Modelling shows the future of fossil fuel exports that drive regional economies is grim, complicating the Prime Minister’s message to the Nationals that regional Australia will be shielded from losses under his push to commit to net zero emissions by 2050.
The Reserve Bank of Australia’s recent analysis of coal and gas exports shows the industries would at least halve if major customers China, Japan and South Korea met their climate commitments.
The Nationals are baulking at endorsing the 2050 target, which Prime Minister Scott Morrison is aiming to commit to on the international stage at the United Nations climate summit in Glasgow in two weeks’ time.
Nationals MPs are concerned that committing to cut emissions will kill off resources industries that are based in their electorates and have asked the federal government for more detail on their projections.
Energy and Emissions Reduction Minister Angus Taylor has forecast a regional jobs boom in lower emissions industries hydrogen, minerals processing as well as green steel and aluminium, and Mr Morrison has said regional Australia will not “carry the burden for the country” on climate policy. The details of the Coalition’s net zero plan have not been released.
Mr Taylor also said this week demand from Indo-Pacific countries meant “gas production and exports are projected to grow in the decades ahead”.
When asked on 2GB radio last week what he would say to Australia’s 50,000 coal and 25,000 oil and gas workers, Mr Taylor said: “I think those industries have a great future.”
Resources Minister Keith Pitt, one of several Nationals MPs who are firmly opposed to a net zero target, said forecasts prepared by his department expect coal exports to grow until 2030. LNG exports would also increase and demand for critical minerals, which include copper and nickel needed for solar and wind farm infrastructure, would expand.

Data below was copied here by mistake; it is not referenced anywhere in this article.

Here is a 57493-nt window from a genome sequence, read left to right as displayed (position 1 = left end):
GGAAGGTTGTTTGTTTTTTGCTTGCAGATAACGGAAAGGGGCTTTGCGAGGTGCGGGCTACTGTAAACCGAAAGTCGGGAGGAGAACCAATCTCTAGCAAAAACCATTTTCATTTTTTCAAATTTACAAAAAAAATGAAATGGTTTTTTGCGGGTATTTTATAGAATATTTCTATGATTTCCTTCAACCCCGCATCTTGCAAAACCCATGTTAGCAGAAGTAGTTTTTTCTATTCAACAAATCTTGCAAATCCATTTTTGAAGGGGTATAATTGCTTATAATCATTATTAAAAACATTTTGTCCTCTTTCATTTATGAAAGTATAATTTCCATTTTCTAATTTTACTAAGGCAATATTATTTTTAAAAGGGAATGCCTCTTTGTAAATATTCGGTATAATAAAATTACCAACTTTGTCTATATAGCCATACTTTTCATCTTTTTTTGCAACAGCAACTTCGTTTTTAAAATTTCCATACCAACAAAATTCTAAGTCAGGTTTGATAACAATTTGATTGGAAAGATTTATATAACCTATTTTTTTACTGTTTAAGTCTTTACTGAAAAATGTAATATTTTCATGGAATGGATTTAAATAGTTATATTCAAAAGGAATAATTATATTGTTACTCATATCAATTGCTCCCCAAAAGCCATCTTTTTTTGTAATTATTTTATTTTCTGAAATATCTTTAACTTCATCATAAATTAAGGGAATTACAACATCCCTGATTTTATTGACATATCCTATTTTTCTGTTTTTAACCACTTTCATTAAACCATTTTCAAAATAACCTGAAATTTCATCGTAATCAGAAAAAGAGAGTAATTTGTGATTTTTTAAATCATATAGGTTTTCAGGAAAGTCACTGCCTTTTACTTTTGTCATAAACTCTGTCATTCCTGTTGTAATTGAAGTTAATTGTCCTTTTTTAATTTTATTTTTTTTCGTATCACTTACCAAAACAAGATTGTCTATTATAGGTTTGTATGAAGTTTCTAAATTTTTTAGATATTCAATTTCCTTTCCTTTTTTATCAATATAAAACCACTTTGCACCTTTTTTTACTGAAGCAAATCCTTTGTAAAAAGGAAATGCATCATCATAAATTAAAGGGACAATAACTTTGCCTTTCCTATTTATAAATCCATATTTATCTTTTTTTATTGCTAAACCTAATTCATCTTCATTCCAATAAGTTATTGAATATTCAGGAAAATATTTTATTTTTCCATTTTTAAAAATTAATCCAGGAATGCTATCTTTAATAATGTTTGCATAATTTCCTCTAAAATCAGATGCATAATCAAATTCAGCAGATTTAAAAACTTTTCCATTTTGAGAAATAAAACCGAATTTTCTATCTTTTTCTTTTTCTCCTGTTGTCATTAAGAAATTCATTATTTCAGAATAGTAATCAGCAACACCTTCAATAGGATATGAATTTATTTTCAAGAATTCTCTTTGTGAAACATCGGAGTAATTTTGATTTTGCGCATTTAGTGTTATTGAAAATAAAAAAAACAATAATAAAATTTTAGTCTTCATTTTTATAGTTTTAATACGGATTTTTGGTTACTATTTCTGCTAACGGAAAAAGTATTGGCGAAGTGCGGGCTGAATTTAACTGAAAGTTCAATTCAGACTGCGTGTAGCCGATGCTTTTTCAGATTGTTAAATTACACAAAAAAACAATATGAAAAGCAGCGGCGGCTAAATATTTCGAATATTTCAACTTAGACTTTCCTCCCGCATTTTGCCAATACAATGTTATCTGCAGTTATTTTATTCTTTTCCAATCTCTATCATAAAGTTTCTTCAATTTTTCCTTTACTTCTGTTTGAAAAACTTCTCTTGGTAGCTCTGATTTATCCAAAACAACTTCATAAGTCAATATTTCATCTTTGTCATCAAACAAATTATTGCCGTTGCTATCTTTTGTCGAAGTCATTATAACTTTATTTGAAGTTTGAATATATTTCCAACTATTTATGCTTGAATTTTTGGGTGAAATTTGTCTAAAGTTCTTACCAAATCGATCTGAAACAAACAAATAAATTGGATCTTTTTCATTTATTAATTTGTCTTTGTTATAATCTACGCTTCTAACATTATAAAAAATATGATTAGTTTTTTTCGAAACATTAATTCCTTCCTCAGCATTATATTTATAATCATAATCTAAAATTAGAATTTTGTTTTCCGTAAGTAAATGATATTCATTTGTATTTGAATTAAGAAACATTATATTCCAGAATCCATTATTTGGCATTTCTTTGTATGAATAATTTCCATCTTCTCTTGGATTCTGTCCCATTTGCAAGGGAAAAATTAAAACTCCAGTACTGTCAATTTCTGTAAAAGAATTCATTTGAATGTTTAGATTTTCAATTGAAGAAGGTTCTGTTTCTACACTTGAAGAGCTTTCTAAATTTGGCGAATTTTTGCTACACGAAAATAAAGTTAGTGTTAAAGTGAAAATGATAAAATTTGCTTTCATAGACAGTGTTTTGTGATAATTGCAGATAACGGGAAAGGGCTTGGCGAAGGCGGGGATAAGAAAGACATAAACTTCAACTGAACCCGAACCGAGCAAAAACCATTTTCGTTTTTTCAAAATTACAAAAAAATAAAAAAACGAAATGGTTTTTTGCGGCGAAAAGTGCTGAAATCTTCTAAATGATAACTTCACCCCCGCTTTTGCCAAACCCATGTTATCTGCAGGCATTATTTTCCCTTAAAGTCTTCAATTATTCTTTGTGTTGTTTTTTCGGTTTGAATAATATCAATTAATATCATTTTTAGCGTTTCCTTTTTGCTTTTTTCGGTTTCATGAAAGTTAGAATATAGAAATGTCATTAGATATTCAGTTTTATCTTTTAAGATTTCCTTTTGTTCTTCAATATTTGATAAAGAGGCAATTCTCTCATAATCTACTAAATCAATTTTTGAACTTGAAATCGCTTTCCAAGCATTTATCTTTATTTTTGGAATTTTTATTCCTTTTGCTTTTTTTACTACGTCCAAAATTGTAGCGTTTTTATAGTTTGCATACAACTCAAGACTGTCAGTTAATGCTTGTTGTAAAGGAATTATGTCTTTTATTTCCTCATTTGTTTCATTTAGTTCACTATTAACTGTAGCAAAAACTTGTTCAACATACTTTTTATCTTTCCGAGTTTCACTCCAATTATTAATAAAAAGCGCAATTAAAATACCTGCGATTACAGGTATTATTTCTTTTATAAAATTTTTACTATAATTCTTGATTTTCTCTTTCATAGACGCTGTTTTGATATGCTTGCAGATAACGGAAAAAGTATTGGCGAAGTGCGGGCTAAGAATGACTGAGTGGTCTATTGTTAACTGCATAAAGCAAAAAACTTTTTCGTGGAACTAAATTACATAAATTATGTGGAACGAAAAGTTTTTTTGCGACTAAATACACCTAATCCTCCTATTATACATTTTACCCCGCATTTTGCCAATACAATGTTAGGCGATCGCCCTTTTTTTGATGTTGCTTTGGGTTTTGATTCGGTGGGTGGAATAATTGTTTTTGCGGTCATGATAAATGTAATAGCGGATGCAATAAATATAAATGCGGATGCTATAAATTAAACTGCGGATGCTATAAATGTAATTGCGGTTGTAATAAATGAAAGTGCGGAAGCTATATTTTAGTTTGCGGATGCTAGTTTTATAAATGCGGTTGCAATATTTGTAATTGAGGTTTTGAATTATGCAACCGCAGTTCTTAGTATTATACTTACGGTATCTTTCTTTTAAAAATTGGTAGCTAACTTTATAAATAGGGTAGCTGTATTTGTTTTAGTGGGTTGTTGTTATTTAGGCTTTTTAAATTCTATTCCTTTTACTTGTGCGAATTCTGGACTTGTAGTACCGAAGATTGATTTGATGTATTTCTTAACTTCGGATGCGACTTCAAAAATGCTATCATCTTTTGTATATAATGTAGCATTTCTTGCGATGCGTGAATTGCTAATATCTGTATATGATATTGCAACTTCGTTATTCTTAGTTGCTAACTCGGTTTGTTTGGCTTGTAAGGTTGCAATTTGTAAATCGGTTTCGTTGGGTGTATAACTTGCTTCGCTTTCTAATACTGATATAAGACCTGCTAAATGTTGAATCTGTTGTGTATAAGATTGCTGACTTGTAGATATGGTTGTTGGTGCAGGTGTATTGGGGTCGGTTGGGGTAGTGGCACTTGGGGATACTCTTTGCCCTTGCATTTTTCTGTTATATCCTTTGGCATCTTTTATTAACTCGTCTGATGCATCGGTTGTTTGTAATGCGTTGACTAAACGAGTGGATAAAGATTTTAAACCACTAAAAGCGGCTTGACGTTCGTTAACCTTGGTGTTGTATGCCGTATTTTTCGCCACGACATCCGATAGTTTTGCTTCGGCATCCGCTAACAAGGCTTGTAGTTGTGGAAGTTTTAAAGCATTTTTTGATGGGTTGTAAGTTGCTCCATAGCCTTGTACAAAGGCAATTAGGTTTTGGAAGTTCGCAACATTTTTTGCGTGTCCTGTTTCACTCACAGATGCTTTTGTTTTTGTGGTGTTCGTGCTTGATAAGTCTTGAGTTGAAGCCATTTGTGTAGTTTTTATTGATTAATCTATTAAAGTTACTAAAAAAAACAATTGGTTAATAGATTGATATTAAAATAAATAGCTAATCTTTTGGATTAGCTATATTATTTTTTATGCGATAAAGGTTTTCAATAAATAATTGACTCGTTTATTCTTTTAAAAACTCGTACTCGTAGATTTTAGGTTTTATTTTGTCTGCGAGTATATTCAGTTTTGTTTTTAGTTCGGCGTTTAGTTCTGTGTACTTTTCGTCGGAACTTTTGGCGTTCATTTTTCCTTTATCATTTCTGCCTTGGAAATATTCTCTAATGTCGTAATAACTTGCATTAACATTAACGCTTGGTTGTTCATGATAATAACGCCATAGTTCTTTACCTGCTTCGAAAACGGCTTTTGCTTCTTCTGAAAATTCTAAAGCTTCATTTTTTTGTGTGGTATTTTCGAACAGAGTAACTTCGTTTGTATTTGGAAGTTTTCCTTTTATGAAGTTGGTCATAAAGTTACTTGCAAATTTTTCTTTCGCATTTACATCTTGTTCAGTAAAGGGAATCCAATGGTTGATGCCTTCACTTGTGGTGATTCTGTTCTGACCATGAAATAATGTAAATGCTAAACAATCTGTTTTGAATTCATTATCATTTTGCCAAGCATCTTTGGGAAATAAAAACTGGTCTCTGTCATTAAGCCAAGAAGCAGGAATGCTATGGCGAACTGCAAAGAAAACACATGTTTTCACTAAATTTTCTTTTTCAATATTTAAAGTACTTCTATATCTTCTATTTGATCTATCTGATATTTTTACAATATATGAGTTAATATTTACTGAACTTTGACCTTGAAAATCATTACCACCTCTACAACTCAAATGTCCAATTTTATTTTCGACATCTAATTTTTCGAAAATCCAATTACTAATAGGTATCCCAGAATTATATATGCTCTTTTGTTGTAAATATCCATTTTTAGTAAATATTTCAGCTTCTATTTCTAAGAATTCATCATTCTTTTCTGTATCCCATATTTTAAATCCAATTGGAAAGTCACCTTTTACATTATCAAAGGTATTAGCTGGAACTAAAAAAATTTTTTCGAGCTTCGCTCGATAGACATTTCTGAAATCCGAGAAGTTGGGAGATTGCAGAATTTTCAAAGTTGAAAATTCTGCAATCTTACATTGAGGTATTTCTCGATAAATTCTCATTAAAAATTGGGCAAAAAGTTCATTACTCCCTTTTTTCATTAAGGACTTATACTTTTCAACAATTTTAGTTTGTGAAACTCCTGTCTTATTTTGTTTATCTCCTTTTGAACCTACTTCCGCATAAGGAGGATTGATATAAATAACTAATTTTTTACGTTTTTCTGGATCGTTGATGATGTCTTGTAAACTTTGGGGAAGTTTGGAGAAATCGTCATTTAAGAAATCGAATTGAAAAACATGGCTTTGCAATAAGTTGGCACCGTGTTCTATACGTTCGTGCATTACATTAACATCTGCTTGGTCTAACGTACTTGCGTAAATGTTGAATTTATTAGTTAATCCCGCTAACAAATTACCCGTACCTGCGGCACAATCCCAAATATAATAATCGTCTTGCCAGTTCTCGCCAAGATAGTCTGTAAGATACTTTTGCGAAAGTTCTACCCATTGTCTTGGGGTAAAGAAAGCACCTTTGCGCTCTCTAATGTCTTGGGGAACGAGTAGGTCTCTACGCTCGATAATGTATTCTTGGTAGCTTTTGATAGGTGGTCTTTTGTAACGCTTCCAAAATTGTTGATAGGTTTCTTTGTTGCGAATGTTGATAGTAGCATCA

“We’ll continue to do what’s in Australia’s national interest, and particularly one which drives jobs and economies in regional areas,” Mr Pitt told ABC radio on Tuesday. “It’s important that we continue to look after those traditional industries and grow new ones.”
China, South Korea and Japan account for about two-thirds of Australia’s LNG and thermal coal exports. Each has committed to net zero by mid-century.
The RBA modelled what those commitments on the environment would mean for Australia’s exports of the two fossil fuels.
It found the $49 billion LNG export industry would be halved by 2030 while exports of thermal coal, currently valued at $21 billion, would collapse by 80 per cent. Under its current target, Australia would cut emissions at least 26 per cent from 2005 levels by 2030, with no deadline on net zero.
The RBA’s modelling assumes Australia’s export customers will live up to their public pledges to cut greenhouse emissions, which like the Prime Minister’s policy are expected to be formalised at the UN’s 26th session of the Conference of the Parties (COP26) in Glasgow starting November 1.
The government has said it will release a long term emissions reduction road map, prepared by Mr Taylor, for the nation ahead of Glasgow.
Nationals Senator and staunch climate policy opponent Matt Canavan said “very little detail” had been presented on the government’s net zero policy and he needed more specifics before he could contemplate backing it.
“I’m being asked to marry a girl I haven’t met,” Senator Canavan said.
Gippsland MP Darren Chester, who wants Australia to commit to stronger climate action, said the government should develop a detailed policy for the future of regional economies under a net zero commitment.
“I want some more details on how regional Australia will look in 2050,” he said.
Nationals leader Barnaby Joyce defended his party’s right to delay their commitment to net zero and stand up for their communities, but on Tuesday conceded that Mr Morrison had the “prerogative” to decide the policy in cabinet.